Google will punish sites that use annoying pop-up ads

Google

Google is about to deal a small blow to some of the most annoying ads on mobile: pop-ups and interstitials. It’s not a stretch to argue that readers don’t like these ads. So Google is making a call that websites that use pop-ups and interstitials are worse search results and may rank them lower because of it.

There are a "hundreds of signals" that go into Google’s search result rankings, so it’s not like every website that uses these ads will feel pressured to remove them overnight. If a site with a pop-up still has the best information, it’s still likely to appear first. But this change ought to benefit one site over another when those two sites appear roughly equal otherwise.

Google’s intention is to not just direct people to more informative results, but to results that work better for them — e.g., don’t annoy them with a pop-up — too. This is something Google has increasingly been doing with its search algorithm. Last year it began boosting the rank of "mobile friendly" websites, and in 2014, it began boosting the rank of sites with encryption as well.

As you’re probably aware, not all websites offer mobile sites, and most websites are still not encrypted. So it’s not like every time Google says "jump" that developers and publishers immediately jump. But search ranking is something that most developers pay close attention to — it’s often a major source of visitors — and Google’s continued nudges could make a difference in the long run.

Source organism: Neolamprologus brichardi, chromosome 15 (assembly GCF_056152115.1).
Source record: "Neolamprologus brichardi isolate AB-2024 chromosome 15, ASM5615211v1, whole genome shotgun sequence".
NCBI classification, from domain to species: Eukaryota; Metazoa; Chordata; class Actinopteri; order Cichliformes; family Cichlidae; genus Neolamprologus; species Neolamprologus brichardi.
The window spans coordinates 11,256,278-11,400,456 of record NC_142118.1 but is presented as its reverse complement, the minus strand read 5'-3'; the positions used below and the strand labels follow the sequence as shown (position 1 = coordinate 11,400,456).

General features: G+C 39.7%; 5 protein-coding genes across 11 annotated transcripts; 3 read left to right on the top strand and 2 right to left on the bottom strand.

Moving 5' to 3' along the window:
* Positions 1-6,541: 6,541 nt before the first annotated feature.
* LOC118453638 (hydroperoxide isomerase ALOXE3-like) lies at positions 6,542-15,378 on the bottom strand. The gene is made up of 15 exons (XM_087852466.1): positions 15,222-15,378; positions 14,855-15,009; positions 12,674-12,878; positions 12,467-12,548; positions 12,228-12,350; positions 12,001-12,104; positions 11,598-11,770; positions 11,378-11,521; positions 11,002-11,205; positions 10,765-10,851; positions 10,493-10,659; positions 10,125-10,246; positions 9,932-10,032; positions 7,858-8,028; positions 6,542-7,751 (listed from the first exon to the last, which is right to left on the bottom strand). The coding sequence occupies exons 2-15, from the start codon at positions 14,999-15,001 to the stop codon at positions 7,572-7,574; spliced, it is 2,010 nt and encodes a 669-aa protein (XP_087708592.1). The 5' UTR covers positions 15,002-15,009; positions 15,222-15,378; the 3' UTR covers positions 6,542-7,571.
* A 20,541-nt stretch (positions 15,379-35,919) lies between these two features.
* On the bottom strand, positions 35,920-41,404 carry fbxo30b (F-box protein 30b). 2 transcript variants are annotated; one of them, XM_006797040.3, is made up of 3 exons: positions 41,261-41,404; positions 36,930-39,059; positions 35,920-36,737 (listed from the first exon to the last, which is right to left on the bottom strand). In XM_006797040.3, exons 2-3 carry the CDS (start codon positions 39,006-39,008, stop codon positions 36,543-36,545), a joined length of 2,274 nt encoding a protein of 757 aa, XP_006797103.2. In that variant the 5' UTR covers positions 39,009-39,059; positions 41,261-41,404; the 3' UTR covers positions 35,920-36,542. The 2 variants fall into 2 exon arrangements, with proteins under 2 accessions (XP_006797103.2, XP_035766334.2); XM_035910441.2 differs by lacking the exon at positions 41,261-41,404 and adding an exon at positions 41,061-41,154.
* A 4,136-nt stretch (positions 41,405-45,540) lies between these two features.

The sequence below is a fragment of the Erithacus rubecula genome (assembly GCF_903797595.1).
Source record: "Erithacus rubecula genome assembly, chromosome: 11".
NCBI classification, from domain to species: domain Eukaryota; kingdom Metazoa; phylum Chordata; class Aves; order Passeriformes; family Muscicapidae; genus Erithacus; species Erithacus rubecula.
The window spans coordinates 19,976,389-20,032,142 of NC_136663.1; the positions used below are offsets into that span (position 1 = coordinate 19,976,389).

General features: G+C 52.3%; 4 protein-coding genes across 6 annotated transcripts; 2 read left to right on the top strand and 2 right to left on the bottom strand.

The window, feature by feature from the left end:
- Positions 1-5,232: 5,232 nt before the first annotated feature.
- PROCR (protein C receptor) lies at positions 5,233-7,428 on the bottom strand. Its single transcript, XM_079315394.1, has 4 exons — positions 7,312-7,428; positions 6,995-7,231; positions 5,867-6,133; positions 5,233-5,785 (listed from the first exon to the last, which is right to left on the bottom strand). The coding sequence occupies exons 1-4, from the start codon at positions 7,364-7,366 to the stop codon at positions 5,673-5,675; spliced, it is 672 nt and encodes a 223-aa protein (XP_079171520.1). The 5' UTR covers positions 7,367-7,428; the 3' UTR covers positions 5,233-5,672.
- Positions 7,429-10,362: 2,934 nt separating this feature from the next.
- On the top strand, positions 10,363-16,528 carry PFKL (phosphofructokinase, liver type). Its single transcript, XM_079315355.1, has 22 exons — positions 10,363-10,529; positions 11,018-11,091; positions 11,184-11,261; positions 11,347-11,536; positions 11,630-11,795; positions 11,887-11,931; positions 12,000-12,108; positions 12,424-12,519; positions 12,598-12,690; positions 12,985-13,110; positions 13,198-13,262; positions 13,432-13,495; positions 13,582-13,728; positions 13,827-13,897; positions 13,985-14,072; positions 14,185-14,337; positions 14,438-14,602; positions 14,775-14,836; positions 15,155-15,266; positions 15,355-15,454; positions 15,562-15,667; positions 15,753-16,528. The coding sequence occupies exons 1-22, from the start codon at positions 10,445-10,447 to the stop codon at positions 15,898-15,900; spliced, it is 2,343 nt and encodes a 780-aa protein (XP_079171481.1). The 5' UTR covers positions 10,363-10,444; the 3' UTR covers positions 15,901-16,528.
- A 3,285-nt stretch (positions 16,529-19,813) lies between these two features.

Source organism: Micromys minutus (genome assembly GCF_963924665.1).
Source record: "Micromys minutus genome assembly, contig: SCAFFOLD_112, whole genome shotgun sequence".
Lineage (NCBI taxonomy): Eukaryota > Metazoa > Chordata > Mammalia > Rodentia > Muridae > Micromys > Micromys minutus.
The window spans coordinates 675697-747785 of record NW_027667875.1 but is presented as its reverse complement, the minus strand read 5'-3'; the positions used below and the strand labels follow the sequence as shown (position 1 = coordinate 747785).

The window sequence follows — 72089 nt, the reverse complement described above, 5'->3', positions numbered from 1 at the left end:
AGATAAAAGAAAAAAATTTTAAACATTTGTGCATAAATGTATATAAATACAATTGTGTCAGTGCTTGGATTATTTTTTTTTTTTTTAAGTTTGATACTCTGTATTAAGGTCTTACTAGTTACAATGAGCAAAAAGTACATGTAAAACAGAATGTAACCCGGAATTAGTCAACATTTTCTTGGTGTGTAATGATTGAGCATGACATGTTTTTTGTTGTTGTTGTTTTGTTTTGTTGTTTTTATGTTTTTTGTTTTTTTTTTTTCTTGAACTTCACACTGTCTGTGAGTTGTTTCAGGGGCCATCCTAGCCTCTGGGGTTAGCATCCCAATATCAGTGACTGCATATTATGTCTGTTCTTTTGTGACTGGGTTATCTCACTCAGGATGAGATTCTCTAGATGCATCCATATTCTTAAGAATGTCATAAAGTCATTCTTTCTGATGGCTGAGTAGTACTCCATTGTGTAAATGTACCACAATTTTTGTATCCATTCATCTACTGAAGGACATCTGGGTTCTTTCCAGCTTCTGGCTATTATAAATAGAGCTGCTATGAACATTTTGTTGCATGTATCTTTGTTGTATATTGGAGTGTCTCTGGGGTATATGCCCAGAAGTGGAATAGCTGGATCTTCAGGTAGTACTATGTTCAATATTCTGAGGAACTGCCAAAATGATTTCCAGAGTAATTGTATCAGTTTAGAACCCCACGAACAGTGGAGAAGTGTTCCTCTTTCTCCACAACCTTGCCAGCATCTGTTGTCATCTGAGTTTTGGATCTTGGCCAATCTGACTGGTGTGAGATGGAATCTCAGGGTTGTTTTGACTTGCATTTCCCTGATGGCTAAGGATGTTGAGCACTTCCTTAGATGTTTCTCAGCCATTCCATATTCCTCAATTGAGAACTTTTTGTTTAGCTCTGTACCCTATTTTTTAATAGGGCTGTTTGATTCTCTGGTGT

These new changes will go into effect next year, beginning on January 10th. From that point on Google will start lowering the rank of sites "where content is not easily accessible."

For the most part, Google is targeting overlays that gray out the content beneath them to prevent you from reading a website, either for a few seconds or until you find and very carefully tap a little X to dismiss them. These count regardless of whether they load immediately after a page is opened or whether they appear after scrolling a certain distance. On top of that, it sounds like Google will also count ads that create the effect of a pop-up without actually being a pop-up, by taking up most of the page after a site is loaded (you may have seen one of these if you’re reading this article on mobile).

Not all pop-ups and overlays will be counted in Google’s new rankings. Pop-ups needed to meet a legal requirement — like verifying someone’s age — are still okay, as are smaller banners at the top of a screen that use, in Google’s not-at-all-defined formula, a "reasonable amount of screen space."

Publishers are likely to be unhappy about the change, as it’s liable to take away either visitors or ad revenue. And it’s fair to question whether Google should be the one to dictate when ads are and are not acceptable. But that all said, its intention here seems to be pretty reasonable. These ads make websites into slightly worse search results, and Google is going to start treating them that way.

Comments

On top of that, it sounds like Google will also count ads that create the effect of a pop-up without actually being a pop-up, by taking up most of the page after a site is loaded (you may have seen one of these if you’re reading this article on mobile).